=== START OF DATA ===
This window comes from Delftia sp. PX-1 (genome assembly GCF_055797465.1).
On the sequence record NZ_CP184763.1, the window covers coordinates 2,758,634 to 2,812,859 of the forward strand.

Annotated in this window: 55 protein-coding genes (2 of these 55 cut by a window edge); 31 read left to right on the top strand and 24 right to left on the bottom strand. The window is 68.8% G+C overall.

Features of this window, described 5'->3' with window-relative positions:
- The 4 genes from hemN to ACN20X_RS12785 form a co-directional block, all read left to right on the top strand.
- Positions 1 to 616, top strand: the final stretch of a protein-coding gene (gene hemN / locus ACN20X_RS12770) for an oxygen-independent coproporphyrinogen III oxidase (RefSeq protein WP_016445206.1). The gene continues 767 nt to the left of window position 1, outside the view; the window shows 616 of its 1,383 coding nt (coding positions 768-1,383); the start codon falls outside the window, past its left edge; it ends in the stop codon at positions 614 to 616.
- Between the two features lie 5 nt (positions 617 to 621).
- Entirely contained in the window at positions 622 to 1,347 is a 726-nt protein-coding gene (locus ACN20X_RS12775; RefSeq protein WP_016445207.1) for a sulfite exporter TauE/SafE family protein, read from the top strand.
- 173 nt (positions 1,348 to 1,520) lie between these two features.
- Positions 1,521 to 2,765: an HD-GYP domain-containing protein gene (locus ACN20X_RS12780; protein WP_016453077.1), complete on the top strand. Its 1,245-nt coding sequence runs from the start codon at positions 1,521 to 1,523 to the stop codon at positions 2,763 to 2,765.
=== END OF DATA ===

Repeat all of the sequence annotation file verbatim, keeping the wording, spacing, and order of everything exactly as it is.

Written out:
This window comes from Delftia sp. PX-1 (genome assembly GCF_055797465.1).
On the sequence record NZ_CP184763.1, the window covers coordinates 2,758,634 to 2,812,859 of the forward strand.

Annotated in this window: 55 protein-coding genes (2 of these 55 cut by a window edge); 31 read left to right on the top strand and 24 right to left on the bottom strand. The window is 68.8% G+C overall.

Features of this window, described 5'->3' with window-relative positions:
- The 4 genes from hemN to ACN20X_RS12785 form a co-directional block, all read left to right on the top strand.
- Positions 1 to 616, top strand: the final stretch of a protein-coding gene (gene hemN / locus ACN20X_RS12770) for an oxygen-independent coproporphyrinogen III oxidase (RefSeq protein WP_016445206.1). The gene continues 767 nt to the left of window position 1, outside the view; the window shows 616 of its 1,383 coding nt (coding positions 768-1,383); the start codon falls outside the window, past its left edge; it ends in the stop codon at positions 614 to 616.
- Between the two features lie 5 nt (positions 617 to 621).
- Entirely contained in the window at positions 622 to 1,347 is a 726-nt protein-coding gene (locus ACN20X_RS12775; RefSeq protein WP_016445207.1) for a sulfite exporter TauE/SafE family protein, read from the top strand.
- 173 nt (positions 1,348 to 1,520) lie between these two features.
- Positions 1,521 to 2,765: an HD-GYP domain-containing protein gene (locus ACN20X_RS12780; protein WP_016453077.1), complete on the top strand. Its 1,245-nt coding sequence runs from the start codon at positions 1,521 to 1,523 to the stop codon at positions 2,763 to 2,765.